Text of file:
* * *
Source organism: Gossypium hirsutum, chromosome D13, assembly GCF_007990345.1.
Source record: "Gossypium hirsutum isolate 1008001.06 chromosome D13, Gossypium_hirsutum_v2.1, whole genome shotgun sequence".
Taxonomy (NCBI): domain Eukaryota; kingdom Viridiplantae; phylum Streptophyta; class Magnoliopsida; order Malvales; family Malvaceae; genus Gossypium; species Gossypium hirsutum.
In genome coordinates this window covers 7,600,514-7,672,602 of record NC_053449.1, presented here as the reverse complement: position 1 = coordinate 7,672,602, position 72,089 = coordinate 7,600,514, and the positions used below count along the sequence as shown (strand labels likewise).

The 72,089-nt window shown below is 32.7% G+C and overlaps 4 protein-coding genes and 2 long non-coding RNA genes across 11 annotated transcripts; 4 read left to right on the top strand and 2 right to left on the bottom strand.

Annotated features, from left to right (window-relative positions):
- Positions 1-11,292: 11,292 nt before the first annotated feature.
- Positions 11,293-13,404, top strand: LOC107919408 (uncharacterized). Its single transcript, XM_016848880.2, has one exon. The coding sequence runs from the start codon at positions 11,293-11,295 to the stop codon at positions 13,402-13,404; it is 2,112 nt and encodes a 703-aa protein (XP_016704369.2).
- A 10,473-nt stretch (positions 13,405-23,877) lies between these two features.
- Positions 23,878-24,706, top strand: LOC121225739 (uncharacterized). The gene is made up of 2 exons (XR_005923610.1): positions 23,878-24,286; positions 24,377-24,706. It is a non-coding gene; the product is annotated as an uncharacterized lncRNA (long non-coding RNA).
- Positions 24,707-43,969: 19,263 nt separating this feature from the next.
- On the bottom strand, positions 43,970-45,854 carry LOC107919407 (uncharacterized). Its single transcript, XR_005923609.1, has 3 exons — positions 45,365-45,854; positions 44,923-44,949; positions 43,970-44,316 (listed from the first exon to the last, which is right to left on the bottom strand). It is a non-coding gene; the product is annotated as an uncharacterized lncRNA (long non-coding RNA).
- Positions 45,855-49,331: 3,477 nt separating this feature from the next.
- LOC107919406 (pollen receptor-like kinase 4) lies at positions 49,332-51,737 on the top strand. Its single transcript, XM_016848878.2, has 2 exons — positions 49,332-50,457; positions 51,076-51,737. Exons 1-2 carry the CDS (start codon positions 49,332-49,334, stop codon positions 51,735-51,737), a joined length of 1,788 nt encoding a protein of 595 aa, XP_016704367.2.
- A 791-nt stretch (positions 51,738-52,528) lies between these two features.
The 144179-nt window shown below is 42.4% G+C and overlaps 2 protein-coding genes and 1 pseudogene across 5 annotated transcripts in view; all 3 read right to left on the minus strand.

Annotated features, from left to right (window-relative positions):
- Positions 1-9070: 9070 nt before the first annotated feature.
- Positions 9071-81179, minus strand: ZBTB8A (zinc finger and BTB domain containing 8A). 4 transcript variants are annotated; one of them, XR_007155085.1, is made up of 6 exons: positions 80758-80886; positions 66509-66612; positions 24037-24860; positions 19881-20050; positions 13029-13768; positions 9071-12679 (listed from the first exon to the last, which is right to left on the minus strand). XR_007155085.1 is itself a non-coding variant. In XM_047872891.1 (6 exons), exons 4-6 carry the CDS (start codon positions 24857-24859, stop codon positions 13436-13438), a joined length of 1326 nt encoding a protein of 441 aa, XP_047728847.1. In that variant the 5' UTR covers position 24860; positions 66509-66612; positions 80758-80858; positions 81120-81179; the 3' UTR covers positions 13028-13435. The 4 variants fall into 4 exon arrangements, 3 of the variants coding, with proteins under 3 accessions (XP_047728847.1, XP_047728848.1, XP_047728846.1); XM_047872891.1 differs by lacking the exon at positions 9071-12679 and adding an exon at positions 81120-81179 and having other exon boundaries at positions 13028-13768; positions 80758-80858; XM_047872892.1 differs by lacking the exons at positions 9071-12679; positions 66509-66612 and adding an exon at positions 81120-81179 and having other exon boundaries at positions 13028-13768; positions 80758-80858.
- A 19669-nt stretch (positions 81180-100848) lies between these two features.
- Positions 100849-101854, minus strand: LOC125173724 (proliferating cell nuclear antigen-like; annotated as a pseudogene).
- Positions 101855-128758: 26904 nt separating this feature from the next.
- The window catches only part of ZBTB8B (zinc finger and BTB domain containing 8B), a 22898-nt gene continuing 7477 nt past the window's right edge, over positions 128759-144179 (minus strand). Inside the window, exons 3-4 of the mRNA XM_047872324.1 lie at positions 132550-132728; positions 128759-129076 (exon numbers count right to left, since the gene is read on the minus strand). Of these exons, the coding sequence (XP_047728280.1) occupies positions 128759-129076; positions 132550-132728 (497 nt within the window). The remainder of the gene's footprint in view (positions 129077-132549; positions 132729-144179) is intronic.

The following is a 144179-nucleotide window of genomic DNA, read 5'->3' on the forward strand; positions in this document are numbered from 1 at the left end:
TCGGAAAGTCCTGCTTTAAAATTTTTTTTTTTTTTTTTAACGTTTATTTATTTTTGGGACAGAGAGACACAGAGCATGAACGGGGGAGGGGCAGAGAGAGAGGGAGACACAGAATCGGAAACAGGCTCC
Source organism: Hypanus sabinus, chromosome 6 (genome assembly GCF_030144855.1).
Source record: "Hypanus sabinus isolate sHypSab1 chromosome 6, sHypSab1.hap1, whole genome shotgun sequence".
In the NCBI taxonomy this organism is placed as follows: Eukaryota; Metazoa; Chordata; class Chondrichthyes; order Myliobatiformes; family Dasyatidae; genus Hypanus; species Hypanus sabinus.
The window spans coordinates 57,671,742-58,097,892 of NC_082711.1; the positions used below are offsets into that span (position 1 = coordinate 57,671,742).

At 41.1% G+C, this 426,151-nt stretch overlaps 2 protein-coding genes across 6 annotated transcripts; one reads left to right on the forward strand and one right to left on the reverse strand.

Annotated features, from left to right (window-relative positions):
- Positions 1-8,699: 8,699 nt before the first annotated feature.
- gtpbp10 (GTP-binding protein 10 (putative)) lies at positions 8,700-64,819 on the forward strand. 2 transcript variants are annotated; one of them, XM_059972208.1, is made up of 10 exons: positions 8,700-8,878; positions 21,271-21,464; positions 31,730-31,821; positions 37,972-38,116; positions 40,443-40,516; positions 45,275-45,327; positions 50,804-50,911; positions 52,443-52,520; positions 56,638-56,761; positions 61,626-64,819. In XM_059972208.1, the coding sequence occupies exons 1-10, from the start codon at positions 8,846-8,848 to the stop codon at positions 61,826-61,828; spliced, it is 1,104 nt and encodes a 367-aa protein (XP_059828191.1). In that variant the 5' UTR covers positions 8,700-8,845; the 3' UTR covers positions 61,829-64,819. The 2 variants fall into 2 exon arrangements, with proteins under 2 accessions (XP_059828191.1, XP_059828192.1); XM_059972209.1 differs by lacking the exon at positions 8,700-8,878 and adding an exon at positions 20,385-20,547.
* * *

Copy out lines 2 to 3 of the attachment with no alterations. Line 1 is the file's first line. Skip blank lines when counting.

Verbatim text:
Source record: "Gossypium hirsutum isolate 1008001.06 chromosome D13, Gossypium_hirsutum_v2.1, whole genome shotgun sequence".
Taxonomy (NCBI): domain Eukaryota; kingdom Viridiplantae; phylum Streptophyta; class Magnoliopsida; order Malvales; family Malvaceae; genus Gossypium; species Gossypium hirsutum.